True to the Film Factory's aim of education, they've posted the scripts that were selected as finalists online.  This is great to learn about what others are writing but also to see what kinds of scripts the judges liked or didn't like.  They do range in style and story but the southwestern Pennsylvania and Pittsburgh region is central to all of them in some way.  

Read the competition here

On March 26, next Saturday, the semi-finalists selected out of this group will pitch their scripts (now rewritten based on feedback) to three Hollywood producers, right here in Pittsburgh at Point Park University downtown.  

Read more about that event here.

Reading and watching to see what others do well or not well is an education you shouldn't pass up.  It's a competitive market out there and although, its not accurate to think of your fellow writers as "enemies", you should know who is writing the same kind of stuff you are and then make your work even more unique.

Monday, March 7, 2011

Precious Little and Circle Mirror Transformation

There are two great Pittsburgh premiere productions of new plays going on this month and I'm planning to see both of them, though I'm not sure when.

The first is Annie Baker's Circle Mirror Transformation at Pittsburgh Public Theatre.  Aside from the fact that I love Jesse Berger's directing (from seeing his work with the Red Bull Theater in NY), the play is written by a young woman playwright who has been hailed by critics to be a voice of a new generation.  The play is set in a small Vermont town's community center and we watch six characters go through acting exercises.  This doesn't sound like the stuff of drama, but from what I hear Baker explores the minutiae of daily life in a quirky way.

Then there's Precious Little by Madeleine George (another exciting young female playwright) at City Theatre in the South Side.  All I know about this play is its about motherhood, language and a talking gorilla.  Sounds good to me.

And there's a "trailer" for it.  See below.

It seems to me that video trailers of play productions are popping up more and more as a marketing tool.  This one is actually the most interesting and cinematic I've seen of the bunch.  I remember that Theatre Schmeater in Seattle used to do these types of trailers and I know I've seen them done by other companies as well.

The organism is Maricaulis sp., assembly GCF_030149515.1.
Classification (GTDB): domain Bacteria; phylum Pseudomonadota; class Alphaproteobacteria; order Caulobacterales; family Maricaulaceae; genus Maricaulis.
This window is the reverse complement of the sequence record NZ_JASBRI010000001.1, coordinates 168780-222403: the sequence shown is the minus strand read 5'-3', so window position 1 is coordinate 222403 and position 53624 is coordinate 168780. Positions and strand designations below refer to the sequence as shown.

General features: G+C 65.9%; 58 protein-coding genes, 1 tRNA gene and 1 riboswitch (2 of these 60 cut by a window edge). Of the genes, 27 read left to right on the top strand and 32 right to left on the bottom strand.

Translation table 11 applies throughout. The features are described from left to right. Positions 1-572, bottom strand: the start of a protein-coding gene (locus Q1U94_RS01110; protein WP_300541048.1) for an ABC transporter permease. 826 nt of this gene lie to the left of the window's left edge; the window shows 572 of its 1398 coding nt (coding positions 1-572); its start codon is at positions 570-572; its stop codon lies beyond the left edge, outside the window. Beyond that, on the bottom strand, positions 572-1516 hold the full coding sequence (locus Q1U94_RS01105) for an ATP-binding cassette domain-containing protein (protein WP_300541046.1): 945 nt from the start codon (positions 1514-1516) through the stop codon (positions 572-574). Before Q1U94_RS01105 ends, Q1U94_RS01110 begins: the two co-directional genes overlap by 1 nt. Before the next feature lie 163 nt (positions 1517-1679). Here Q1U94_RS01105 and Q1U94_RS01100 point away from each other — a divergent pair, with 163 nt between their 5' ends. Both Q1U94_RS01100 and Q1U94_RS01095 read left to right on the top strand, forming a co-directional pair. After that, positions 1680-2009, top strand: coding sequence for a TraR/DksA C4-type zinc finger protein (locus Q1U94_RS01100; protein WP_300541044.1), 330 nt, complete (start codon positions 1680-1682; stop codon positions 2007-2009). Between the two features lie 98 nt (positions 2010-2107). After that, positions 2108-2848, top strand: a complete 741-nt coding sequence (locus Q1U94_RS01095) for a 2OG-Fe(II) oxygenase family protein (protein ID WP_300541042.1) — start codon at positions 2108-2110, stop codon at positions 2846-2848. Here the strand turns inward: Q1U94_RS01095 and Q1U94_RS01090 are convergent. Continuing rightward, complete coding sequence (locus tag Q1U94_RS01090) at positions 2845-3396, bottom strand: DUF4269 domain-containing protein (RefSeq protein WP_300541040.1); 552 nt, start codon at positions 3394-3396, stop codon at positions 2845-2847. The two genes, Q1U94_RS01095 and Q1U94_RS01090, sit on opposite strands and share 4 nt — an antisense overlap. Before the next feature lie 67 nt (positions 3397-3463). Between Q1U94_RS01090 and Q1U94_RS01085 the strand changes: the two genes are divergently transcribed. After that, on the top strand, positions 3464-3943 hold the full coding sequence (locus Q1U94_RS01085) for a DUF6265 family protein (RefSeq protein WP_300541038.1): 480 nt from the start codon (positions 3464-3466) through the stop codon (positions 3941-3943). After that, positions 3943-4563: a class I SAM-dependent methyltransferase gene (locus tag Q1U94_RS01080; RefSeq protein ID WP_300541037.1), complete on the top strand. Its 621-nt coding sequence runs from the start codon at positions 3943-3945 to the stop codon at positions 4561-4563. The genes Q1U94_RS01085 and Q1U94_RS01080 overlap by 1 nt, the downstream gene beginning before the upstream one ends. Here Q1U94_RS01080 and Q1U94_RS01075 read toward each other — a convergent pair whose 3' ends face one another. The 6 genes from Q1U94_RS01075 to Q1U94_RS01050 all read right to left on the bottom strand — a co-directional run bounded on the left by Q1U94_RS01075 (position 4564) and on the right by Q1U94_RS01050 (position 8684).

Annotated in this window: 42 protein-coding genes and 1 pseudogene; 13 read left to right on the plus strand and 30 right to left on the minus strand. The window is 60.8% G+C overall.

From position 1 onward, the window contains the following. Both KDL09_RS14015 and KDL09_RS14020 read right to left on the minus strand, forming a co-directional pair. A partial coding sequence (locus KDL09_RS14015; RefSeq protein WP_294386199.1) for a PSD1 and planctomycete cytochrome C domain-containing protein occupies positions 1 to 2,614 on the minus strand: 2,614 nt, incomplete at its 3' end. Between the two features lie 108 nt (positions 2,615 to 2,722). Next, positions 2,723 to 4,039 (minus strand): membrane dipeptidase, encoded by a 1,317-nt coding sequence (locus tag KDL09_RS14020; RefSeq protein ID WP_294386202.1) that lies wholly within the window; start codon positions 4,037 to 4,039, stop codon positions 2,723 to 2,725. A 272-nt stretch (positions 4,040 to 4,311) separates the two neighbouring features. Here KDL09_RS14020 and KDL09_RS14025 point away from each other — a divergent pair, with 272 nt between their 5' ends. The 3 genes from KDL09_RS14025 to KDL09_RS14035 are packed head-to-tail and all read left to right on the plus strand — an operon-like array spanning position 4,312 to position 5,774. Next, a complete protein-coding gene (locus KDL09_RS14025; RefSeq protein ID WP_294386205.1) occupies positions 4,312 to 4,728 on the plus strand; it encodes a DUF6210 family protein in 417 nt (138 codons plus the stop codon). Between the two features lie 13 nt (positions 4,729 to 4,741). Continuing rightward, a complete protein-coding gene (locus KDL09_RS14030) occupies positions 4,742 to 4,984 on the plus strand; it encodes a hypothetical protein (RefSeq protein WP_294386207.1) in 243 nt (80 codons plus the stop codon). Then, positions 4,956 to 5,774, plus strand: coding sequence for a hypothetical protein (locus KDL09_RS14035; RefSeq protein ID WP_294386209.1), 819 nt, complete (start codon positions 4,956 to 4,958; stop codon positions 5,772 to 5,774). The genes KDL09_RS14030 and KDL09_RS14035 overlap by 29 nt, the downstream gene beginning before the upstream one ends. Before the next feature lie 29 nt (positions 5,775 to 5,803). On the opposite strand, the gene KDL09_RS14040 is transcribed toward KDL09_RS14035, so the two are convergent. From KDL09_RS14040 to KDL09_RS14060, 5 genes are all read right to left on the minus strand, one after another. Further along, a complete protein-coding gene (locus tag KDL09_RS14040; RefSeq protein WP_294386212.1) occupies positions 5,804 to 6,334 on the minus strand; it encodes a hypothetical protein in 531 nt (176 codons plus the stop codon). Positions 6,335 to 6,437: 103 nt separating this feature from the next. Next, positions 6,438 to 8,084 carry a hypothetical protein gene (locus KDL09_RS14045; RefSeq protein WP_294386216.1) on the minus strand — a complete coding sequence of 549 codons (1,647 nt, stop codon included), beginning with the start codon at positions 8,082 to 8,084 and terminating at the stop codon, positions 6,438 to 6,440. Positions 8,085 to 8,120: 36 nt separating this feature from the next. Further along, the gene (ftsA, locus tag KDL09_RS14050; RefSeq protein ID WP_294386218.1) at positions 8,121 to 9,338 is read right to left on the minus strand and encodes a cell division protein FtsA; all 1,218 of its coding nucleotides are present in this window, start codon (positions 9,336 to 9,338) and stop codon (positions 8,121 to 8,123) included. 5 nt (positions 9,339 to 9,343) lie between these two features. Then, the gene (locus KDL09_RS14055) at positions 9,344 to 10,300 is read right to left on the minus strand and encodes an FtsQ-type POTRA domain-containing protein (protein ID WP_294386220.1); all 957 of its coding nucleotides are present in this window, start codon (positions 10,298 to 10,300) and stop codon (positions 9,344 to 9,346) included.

As far as marketing goes, it's pretty savvy.  We are a YouTube and Facebook generation.

And yet...I shudder when I see theater squeezed into that box frame.  I don't know why.

Will the trailer phenomena go away or will we see more theaters do this kind of marketing?

Thursday, March 3, 2011

Love, Art & Sexual Perversity Opens this weekend!

Nicolette Tempesta directs a stellar cast in a collection of short plays opening this weekend in the Rogue Festival in Fresno, CA.  

Plays in the show include:

Green Eyed-Monster (origin of the infamous Miss Piggy monologue)
Dog Park or Sexual Perversity in Magnuson
Love & Death in the Time of Crayola
Painting by Numbers

And the world premiere of The Lift

If you're in the area, get your tickets!

Wednesday, March 2, 2011

Three Things I Learned about Playwriting from my B.U.S. Ride

I’ve had a few days to decompress (and get some sleep) after the wonderful success that was the Bicolage Ubran Sprawl.  It was a such an illuminating evening of theater that it’ll keep my engine running for a long time.

After some reflection, I realize that in the crunch of time that I had to complete a play, some of my bad writing habits were revealed and some lessons learned. 

I was proud of the ten-minute play that I wrote, and even more proud of what the actors and director brought to the performance.  I credit their talent and hard work with much of its success.  I know that the play had great characters and balanced moments of comedy and drama in a real way, and this reflected the inspiration of the neighborhood I visited. 

But, because I’m a writer, I can’t help thinking about what to work on in the rewrite.  There’s only so much you can do in 24 hours, after all. 

Below are the three main lessons learned from my agonizing evening of writing.  They might be lessons to remember, regardless of the deadline.

Lesson #1: Conflict can be tricky